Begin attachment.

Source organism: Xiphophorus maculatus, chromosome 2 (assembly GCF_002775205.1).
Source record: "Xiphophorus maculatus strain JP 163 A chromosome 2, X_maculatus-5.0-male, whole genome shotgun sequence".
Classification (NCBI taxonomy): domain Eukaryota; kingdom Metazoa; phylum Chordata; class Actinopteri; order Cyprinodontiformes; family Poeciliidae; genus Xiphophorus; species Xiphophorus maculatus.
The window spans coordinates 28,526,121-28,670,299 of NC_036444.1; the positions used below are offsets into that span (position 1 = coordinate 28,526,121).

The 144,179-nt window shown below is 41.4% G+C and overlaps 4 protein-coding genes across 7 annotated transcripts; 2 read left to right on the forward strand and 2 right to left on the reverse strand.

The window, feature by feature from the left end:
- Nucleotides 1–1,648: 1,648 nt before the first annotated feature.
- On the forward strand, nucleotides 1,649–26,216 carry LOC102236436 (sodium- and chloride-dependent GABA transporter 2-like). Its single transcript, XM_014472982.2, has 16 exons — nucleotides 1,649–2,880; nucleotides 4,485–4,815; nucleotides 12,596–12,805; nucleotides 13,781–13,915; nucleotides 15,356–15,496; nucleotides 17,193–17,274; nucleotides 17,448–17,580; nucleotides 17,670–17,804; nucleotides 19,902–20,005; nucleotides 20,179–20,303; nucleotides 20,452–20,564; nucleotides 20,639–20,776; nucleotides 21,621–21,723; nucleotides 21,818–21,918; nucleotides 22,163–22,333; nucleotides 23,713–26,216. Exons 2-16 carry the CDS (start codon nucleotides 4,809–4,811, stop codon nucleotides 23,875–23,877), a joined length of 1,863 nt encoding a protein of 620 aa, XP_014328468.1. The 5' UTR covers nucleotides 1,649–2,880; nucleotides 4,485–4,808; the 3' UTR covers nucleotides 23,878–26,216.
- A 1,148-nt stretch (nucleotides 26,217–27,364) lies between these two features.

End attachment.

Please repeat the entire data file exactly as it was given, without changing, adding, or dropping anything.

Source organism: Xiphophorus maculatus, chromosome 2 (assembly GCF_002775205.1).
Source record: "Xiphophorus maculatus strain JP 163 A chromosome 2, X_maculatus-5.0-male, whole genome shotgun sequence".
Classification (NCBI taxonomy): domain Eukaryota; kingdom Metazoa; phylum Chordata; class Actinopteri; order Cyprinodontiformes; family Poeciliidae; genus Xiphophorus; species Xiphophorus maculatus.
The window spans coordinates 28,526,121-28,670,299 of NC_036444.1; the positions used below are offsets into that span (position 1 = coordinate 28,526,121).

The 144,179-nt window shown below is 41.4% G+C and overlaps 4 protein-coding genes across 7 annotated transcripts; 2 read left to right on the forward strand and 2 right to left on the reverse strand.

The window, feature by feature from the left end:
- Nucleotides 1–1,648: 1,648 nt before the first annotated feature.
- On the forward strand, nucleotides 1,649–26,216 carry LOC102236436 (sodium- and chloride-dependent GABA transporter 2-like). Its single transcript, XM_014472982.2, has 16 exons — nucleotides 1,649–2,880; nucleotides 4,485–4,815; nucleotides 12,596–12,805; nucleotides 13,781–13,915; nucleotides 15,356–15,496; nucleotides 17,193–17,274; nucleotides 17,448–17,580; nucleotides 17,670–17,804; nucleotides 19,902–20,005; nucleotides 20,179–20,303; nucleotides 20,452–20,564; nucleotides 20,639–20,776; nucleotides 21,621–21,723; nucleotides 21,818–21,918; nucleotides 22,163–22,333; nucleotides 23,713–26,216. Exons 2-16 carry the CDS (start codon nucleotides 4,809–4,811, stop codon nucleotides 23,875–23,877), a joined length of 1,863 nt encoding a protein of 620 aa, XP_014328468.1. The 5' UTR covers nucleotides 1,649–2,880; nucleotides 4,485–4,808; the 3' UTR covers nucleotides 23,878–26,216.
- A 1,148-nt stretch (nucleotides 26,217–27,364) lies between these two features.